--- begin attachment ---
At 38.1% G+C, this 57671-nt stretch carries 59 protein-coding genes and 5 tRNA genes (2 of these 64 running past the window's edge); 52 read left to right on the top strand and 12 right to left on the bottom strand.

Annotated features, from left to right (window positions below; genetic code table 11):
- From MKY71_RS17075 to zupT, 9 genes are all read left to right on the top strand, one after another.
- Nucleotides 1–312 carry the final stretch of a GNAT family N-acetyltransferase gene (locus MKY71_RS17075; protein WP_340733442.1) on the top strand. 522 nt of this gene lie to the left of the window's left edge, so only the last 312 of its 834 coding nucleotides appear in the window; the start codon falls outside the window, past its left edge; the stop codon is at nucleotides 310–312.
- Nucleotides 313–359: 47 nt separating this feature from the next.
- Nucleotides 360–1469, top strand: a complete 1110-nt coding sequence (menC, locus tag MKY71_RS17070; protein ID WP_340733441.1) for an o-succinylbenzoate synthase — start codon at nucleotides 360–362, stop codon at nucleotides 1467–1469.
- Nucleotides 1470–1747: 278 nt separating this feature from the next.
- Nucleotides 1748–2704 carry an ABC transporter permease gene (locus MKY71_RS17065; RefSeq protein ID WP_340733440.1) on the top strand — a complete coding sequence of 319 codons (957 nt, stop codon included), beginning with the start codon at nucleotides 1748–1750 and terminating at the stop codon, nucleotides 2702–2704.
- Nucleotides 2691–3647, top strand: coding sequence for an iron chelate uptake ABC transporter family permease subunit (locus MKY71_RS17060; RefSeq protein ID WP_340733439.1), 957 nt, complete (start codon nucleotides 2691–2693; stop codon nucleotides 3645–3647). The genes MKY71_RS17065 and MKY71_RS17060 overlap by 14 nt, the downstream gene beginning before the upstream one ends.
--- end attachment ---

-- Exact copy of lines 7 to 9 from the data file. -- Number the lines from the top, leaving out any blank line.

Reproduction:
- Nucleotides 1470–1747: 278 nt separating this feature from the next.
- Nucleotides 1748–2704 carry an ABC transporter permease gene (locus MKY71_RS17065; RefSeq protein ID WP_340733440.1) on the top strand — a complete coding sequence of 319 codons (957 nt, stop codon included), beginning with the start codon at nucleotides 1748–1750 and terminating at the stop codon, nucleotides 2702–2704.
- Nucleotides 2691–3647, top strand: coding sequence for an iron chelate uptake ABC transporter family permease subunit (locus MKY71_RS17060; RefSeq protein ID WP_340733439.1), 957 nt, complete (start codon nucleotides 2691–2693; stop codon nucleotides 3645–3647). The genes MKY71_RS17065 and MKY71_RS17060 overlap by 14 nt, the downstream gene beginning before the upstream one ends.